He devised a system that ensures a working majority in this House, rightly so. We do not want to see this House rejecting legislation and precipitating a general election. That would not be healthy. The quality of appointed Senators since the Constitution was enacted in 1937 has been remarkably high. They have played a very important role in this House. It is a wonderful opportunity for those who have tremendous experience to be nominated rather than having to go through the selection and election process. It is an admirable approach.
I am sorry if I have been selective about the universities. Senators should remember that if we were to seek an amendment to the Constitution, the public would not be particularly interested in Seanad reform. Some might prefer abolition as it is easier to abolish things. The result of the 1979 referendum which approved an amendment to the Constitution should be honoured. I hope the university Senators understand that is the democratic right of the people. It would be impractical to review the 1937 Constitution to enact other reforms. We should be able to have reform within our institution under the Constitution. I do not recall distinguished speakers being brought to address the House when the Seanad was first formed. This is a recent innovation.
I express my deep respect for the Upper House of the Oireachtas of which I am proud to have served as a Member for a short period in 1992-93. I will endeavour to fulfil my role as a Member of the Seanad. Since its birth in 1937, the Seanad has played a vital role in our political system. I am loath to make any major changes to a system that is working very well.
Yes, it was reborn under the Constitution passed by the people. It is up to all of us to make it more meaningful. By making it more meaningful to the people we will ensure the work continues and its Members will be held in respect. I am glad there are so many young people in the Visitors Gallery listening to this debate. In time, I hope the young ladies present will be Members of the Seanad, involved in politics and play a part in the workings of the State.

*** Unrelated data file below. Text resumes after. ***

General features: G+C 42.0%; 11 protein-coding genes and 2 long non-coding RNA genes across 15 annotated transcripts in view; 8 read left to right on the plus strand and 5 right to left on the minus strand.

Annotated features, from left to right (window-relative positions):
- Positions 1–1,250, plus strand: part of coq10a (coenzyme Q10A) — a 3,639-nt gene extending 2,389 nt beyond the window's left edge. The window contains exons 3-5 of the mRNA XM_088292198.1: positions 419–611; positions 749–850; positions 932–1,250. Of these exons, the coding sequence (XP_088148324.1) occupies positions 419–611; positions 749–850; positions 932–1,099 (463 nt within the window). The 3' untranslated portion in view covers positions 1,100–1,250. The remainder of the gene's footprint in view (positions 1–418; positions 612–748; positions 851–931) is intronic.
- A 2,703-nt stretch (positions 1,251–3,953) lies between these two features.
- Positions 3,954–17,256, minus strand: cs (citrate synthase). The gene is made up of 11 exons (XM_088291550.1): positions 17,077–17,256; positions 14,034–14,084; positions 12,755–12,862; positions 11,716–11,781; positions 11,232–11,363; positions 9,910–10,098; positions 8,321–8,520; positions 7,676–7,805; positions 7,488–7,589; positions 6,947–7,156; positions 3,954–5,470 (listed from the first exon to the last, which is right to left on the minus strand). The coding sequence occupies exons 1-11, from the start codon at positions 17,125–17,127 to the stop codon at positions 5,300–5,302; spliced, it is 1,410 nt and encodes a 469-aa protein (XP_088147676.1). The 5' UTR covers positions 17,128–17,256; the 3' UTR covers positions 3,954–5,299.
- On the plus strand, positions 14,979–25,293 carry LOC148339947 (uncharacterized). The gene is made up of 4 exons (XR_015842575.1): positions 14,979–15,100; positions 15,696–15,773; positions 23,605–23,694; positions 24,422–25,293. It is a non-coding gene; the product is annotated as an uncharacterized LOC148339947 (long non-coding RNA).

Give him six minutes. I am delighted with the enthusiasm of the Fianna Fáil Front Bench for the reform of the Seanad. When I listen closely, I realise it is the reform of the university constituencies about which they are concerned. I first stood for election in the early 1980s. At that time I proposed that every graduate of a third level college should have a vote in the Seanad elections. I was elected in 1987, 1989, 1992, 1997 and this year. On each occasion I have made the same proposal. Every single Member of the university panel whom I have sat with in this House has been in favour of what Senator Leyden proposed. If we are to make the House meaningful to our guests and anyone else, let us give them a vote. The difference between the university Senators and Senator Leyden is that we are prepared and want to extend the franchise to each graduate of every third level college on this island. That is our position.
We want greater participation on our panel. I guarantee the Senator that no Member on his side of the House will state that the franchise on their panels should be extended. The reason is that 900 county councillors, various local authority representatives, Senators and Deputies elect 43 Members to the House. If I am correct, I have seven votes in a Seanad election. Why should I have seven votes when most members of the population have none? That is disgraceful and it is not something we should countenance.
As it stands, this House is unrepresentative and undemocratic. My comments are not to be seen in any way—
It is undemocratic because if 900 people in Albania were entitled to elect three quarters of the Members of a House of Parliament there, we would condemn such behaviour as totalitarianism – whether it arose under a dictatorship or a communist regime – and we would be right to do so.
If the Senator believes my comments are focused in any way on local authority members he is wrong. Others will inform him that I defend them all the time and I am of the opinion that they do excellent work. I am utterly supportive of local authority members. I believe they are treated badly, are not afforded enough respect and are not given enough authority or adequate budgets.